That is precisely what the Post and Times did when Edward Snowden approached them with evidence of mass NSA surveillance in 2013. The newspapers refused to publish his revelations, forcing him to turn to the British Guardian. The Times functions by the credo of its ex-executive editor, Bill Keller, who said, “Freedom of the press includes freedom not to publish, and that is a freedom we exercise with some regularity.”

The Pulitzer Prize to the Times and the New Yorker for their promotion of the #MeToo campaign is equally foul.

This McCarthyite-style witch hunt was launched with the 2017 “exposure” of film producer Harvey Weinstein by the New Yorker’s Ronan Farrow. Since then, the press, spearheaded by the Times, has played the role of inciting mob violence in ruining the careers of artists, actors and public figures based for the most part on sheer allegations.

This has been carried out with a degree of subjectivity and zealotry that makes objective reporting impossible. Writers like Farrow, who has long been involved in efforts to ruin the career of his father, Woody Allen, over unproven allegations of sexual assault, do not disclose their personal motivations.

The press coverage of the #MeToo campaign has denied the accused any meaningful right to respond to the allegations against them and vilified anyone who questions the veracity of the claims. Efforts are made to present innocent activity—requests for dates, consensual encounters—as equal to rape or sexual assault.

The Times and the New Yorker have transformed themselves into gossip mills, catering to the emotionally driven and backward mood for vengeance that has taken root among the supporters of identity politics in the upper-middle class. The Times’ sensational campaign has increased subscriptions and substantially boosted the company’s stock value.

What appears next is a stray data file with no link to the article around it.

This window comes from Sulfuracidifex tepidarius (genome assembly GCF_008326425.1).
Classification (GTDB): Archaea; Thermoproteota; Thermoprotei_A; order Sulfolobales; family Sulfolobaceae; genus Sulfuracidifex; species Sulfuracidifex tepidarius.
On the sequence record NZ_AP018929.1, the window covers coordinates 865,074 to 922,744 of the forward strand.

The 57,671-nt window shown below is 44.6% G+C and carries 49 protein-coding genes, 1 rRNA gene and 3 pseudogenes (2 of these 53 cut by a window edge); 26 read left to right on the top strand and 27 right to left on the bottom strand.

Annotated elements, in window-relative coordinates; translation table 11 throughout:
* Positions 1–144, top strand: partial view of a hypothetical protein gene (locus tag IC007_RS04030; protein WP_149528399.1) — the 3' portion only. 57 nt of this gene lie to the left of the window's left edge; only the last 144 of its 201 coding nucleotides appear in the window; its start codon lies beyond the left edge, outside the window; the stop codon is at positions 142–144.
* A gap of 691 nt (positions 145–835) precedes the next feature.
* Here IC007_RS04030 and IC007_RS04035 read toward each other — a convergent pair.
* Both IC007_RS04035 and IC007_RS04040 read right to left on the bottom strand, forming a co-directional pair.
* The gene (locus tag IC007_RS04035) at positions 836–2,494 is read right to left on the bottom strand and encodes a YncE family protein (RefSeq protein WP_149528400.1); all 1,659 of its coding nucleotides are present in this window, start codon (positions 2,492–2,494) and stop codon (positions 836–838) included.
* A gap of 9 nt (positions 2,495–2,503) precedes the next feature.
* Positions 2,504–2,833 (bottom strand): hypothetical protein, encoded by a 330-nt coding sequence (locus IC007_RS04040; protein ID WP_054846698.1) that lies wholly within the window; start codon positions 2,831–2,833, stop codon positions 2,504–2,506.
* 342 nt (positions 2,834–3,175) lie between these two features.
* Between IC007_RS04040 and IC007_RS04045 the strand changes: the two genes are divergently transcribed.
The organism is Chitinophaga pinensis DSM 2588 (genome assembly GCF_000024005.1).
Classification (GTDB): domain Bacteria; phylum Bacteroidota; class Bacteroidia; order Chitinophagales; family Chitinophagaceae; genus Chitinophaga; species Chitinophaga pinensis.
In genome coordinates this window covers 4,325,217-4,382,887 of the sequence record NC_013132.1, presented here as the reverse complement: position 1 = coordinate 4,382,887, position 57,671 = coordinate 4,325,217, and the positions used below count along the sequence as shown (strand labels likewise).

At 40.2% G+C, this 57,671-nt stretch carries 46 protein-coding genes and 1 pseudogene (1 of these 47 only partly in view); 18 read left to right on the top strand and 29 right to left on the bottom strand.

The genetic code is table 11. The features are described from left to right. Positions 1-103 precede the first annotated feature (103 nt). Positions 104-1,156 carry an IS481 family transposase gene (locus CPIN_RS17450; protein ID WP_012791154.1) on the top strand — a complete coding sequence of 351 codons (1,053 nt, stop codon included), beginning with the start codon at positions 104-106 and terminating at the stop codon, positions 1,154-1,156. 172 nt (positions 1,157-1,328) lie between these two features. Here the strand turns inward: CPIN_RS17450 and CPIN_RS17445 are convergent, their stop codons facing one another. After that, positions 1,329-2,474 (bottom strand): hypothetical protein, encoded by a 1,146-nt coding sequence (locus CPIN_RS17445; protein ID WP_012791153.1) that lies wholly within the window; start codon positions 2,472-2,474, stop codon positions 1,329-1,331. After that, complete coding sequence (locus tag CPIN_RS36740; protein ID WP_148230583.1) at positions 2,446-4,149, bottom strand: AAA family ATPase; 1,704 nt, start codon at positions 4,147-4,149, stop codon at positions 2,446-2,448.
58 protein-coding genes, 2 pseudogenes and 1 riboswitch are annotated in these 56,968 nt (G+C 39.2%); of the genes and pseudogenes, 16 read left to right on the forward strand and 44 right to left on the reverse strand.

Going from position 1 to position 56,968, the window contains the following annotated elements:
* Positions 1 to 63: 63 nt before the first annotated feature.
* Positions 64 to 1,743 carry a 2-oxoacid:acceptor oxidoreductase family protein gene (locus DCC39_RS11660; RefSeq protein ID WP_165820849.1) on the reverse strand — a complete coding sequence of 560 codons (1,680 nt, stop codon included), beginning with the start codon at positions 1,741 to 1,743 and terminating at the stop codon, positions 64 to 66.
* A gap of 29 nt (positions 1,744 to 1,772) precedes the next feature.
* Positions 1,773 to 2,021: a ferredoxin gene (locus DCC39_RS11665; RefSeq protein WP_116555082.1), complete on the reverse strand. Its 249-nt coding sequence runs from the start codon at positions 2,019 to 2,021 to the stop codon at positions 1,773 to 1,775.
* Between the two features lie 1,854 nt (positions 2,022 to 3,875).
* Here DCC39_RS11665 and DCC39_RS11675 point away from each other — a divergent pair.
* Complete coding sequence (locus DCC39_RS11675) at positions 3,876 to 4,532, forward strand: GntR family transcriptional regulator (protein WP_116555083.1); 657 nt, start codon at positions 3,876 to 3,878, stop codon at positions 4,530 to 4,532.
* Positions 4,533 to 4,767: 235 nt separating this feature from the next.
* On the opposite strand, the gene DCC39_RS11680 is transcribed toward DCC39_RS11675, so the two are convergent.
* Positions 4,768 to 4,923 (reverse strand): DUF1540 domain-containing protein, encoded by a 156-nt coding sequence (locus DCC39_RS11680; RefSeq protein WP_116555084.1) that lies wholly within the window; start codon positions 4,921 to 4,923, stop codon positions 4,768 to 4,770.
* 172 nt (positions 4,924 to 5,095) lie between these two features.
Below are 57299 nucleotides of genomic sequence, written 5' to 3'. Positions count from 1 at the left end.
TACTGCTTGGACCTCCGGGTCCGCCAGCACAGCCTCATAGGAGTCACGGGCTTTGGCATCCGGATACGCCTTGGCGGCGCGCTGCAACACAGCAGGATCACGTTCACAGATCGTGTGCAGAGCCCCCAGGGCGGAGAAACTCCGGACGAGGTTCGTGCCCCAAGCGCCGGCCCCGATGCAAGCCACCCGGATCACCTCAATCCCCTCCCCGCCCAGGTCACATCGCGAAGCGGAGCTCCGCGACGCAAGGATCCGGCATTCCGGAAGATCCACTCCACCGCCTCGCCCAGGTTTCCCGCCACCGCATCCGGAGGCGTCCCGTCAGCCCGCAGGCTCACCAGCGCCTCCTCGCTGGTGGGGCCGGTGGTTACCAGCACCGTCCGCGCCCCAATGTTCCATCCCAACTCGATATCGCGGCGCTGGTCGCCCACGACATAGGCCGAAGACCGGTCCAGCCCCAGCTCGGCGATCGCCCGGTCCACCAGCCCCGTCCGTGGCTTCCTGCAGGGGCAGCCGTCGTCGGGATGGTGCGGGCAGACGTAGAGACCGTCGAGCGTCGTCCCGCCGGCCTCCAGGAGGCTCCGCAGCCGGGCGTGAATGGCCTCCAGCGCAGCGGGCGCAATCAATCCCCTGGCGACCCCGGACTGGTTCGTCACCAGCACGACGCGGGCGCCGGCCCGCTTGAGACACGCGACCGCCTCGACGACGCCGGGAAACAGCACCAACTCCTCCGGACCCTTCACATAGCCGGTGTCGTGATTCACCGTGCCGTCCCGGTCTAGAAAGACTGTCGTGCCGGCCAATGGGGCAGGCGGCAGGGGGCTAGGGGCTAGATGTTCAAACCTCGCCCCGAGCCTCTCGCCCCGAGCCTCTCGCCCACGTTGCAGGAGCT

This #MeToo movement has unstated political motivations that are never disclosed. Like the anti-Russia campaign, it is advanced by sections of the ruling elite to achieve their own reactionary objectives.

The Democratic Party has developed the campaign to boost its efforts to impose an official framework through which popular opposition to Trump can express itself. The purpose of the Democratic Party’s interventions since Trump’s election has been to divert social opposition and channel it along reactionary lines—above all, behind a foreign policy agenda of expanding US military aggression in Syria and escalating the confrontation with Russia.

In line with this, it seeks to consolidate support for a militarist foreign policy among the upper-middle class layers that form the broader base of the Democratic Party by feeding this layer’s obsessive focus on racial and gender politics. The promotion of the #MeToo hysteria serves to obscure the basic class issues motivating the opposition of workers and youth to Trump, counter growing anti-capitalist sentiment, and sow divisions within the working class.

The attempt to whip up a witch-hunt atmosphere is also intended to undercut democratic consciousness and support for basic principles of due process, and facilitate broader attacks on democratic rights.

The Times and the Post are extreme manifestations of a general process. In the US, the corporate-controlled print media and the network and cable news outlets are not a source of information, but mechanisms through which the financial oligarchy manipulates public opinion. The same applies throughout the world.

In April 2017, the World Socialist Web Site exposed the fact that Google had systematically used its algorithms to reduce search traffic to the WSWS and a number of other left-wing and anti-war web sites. This revelation, expanded in a series of articles and statements over the following months, received international attention and even an article in the New York Times on September 26, 2017.

The World Socialist Web Site is the target of censorship by the state and tech companies such as Google and Facebook precisely because it challenges the state narrative and exposes the lies and propaganda used by the ruling class to justify war, state repression and social counterrevolution.